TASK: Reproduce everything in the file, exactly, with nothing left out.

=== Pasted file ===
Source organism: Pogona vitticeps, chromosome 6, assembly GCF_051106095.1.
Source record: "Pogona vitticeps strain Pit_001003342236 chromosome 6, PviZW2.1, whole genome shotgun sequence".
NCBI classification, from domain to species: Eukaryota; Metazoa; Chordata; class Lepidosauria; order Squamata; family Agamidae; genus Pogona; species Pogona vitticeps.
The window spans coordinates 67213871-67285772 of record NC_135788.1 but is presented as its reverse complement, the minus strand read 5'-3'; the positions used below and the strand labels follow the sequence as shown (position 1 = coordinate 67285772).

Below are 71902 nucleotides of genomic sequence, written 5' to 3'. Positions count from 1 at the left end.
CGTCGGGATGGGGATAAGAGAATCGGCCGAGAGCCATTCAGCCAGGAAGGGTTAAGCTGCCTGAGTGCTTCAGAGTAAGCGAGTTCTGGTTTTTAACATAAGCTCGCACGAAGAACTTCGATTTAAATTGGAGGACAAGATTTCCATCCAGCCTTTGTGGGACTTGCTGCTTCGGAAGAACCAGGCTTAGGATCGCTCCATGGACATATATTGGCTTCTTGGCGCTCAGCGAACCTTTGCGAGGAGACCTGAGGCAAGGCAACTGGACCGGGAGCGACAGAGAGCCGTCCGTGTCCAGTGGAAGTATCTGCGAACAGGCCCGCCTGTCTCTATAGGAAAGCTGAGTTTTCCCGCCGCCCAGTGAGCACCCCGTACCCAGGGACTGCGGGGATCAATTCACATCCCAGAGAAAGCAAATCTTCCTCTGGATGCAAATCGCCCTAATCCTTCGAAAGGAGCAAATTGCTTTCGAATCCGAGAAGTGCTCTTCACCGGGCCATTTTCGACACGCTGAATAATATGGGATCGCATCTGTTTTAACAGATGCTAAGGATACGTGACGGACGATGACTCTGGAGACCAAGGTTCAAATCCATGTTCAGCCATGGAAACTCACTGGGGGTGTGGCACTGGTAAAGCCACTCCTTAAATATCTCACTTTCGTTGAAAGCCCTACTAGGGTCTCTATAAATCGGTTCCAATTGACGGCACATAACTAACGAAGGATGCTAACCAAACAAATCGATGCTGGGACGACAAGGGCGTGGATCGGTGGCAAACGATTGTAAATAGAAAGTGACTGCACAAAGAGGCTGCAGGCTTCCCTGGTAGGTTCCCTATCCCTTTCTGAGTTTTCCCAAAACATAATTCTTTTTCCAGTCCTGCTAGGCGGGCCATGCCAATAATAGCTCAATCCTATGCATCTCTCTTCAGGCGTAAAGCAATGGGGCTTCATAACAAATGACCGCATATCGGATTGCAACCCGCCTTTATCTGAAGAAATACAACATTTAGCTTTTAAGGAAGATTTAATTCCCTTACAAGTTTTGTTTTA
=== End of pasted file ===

Source organism: Pogona vitticeps, chromosome 6, assembly GCF_051106095.1.
Source record: "Pogona vitticeps strain Pit_001003342236 chromosome 6, PviZW2.1, whole genome shotgun sequence".
NCBI classification, from domain to species: Eukaryota; Metazoa; Chordata; class Lepidosauria; order Squamata; family Agamidae; genus Pogona; species Pogona vitticeps.
The window spans coordinates 67213871-67285772 of record NC_135788.1 but is presented as its reverse complement, the minus strand read 5'-3'; the positions used below and the strand labels follow the sequence as shown (position 1 = coordinate 67285772).

Below are 71902 nucleotides of genomic sequence, written 5' to 3'. Positions count from 1 at the left end.
CGTCGGGATGGGGATAAGAGAATCGGCCGAGAGCCATTCAGCCAGGAAGGGTTAAGCTGCCTGAGTGCTTCAGAGTAAGCGAGTTCTGGTTTTTAACATAAGCTCGCACGAAGAACTTCGATTTAAATTGGAGGACAAGATTTCCATCCAGCCTTTGTGGGACTTGCTGCTTCGGAAGAACCAGGCTTAGGATCGCTCCATGGACATATATTGGCTTCTTGGCGCTCAGCGAACCTTTGCGAGGAGACCTGAGGCAAGGCAACTGGACCGGGAGCGACAGAGAGCCGTCCGTGTCCAGTGGAAGTATCTGCGAACAGGCCCGCCTGTCTCTATAGGAAAGCTGAGTTTTCCCGCCGCCCAGTGAGCACCCCGTACCCAGGGACTGCGGGGATCAATTCACATCCCAGAGAAAGCAAATCTTCCTCTGGATGCAAATCGCCCTAATCCTTCGAAAGGAGCAAATTGCTTTCGAATCCGAGAAGTGCTCTTCACCGGGCCATTTTCGACACGCTGAATAATATGGGATCGCATCTGTTTTAACAGATGCTAAGGATACGTGACGGACGATGACTCTGGAGACCAAGGTTCAAATCCATGTTCAGCCATGGAAACTCACTGGGGGTGTGGCACTGGTAAAGCCACTCCTTAAATATCTCACTTTCGTTGAAAGCCCTACTAGGGTCTCTATAAATCGGTTCCAATTGACGGCACATAACTAACGAAGGATGCTAACCAAACAAATCGATGCTGGGACGACAAGGGCGTGGATCGGTGGCAAACGATTGTAAATAGAAAGTGACTGCACAAAGAGGCTGCAGGCTTCCCTGGTAGGTTCCCTATCCCTTTCTGAGTTTTCCCAAAACATAATTCTTTTTCCAGTCCTGCTAGGCGGGCCATGCCAATAATAGCTCAATCCTATGCATCTCTCTTCAGGCGTAAAGCAATGGGGCTTCATAACAAATGACCGCATATCGGATTGCAACCCGCCTTTATCTGAAGAAATACAACATTTAGCTTTTAAGGAAGATTTAATTCCCTTACAAGTTTTGTTTTA